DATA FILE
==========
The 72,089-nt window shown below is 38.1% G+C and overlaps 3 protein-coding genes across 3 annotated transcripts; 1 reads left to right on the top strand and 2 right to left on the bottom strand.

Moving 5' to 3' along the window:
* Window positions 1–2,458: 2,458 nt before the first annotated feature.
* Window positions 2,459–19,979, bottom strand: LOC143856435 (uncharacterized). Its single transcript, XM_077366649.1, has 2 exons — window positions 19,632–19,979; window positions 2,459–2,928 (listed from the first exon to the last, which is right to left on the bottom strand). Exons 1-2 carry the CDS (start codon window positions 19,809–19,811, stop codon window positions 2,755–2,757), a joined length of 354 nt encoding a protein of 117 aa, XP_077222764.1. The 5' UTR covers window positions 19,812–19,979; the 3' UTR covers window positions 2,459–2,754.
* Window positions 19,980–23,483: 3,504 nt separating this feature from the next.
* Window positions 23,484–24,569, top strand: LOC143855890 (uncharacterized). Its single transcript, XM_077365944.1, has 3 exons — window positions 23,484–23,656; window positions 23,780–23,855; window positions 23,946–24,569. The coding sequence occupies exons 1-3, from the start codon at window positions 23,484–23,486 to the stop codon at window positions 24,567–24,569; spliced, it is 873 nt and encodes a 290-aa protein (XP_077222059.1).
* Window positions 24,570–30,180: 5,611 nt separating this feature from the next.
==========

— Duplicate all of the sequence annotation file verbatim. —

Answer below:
The 72,089-nt window shown below is 38.1% G+C and overlaps 3 protein-coding genes across 3 annotated transcripts; 1 reads left to right on the top strand and 2 right to left on the bottom strand.

Moving 5' to 3' along the window:
* Window positions 1–2,458: 2,458 nt before the first annotated feature.
* Window positions 2,459–19,979, bottom strand: LOC143856435 (uncharacterized). Its single transcript, XM_077366649.1, has 2 exons — window positions 19,632–19,979; window positions 2,459–2,928 (listed from the first exon to the last, which is right to left on the bottom strand). Exons 1-2 carry the CDS (start codon window positions 19,809–19,811, stop codon window positions 2,755–2,757), a joined length of 354 nt encoding a protein of 117 aa, XP_077222764.1. The 5' UTR covers window positions 19,812–19,979; the 3' UTR covers window positions 2,459–2,754.
* Window positions 19,980–23,483: 3,504 nt separating this feature from the next.
* Window positions 23,484–24,569, top strand: LOC143855890 (uncharacterized). Its single transcript, XM_077365944.1, has 3 exons — window positions 23,484–23,656; window positions 23,780–23,855; window positions 23,946–24,569. The coding sequence occupies exons 1-3, from the start codon at window positions 23,484–23,486 to the stop codon at window positions 24,567–24,569; spliced, it is 873 nt and encodes a 290-aa protein (XP_077222059.1).
* Window positions 24,570–30,180: 5,611 nt separating this feature from the next.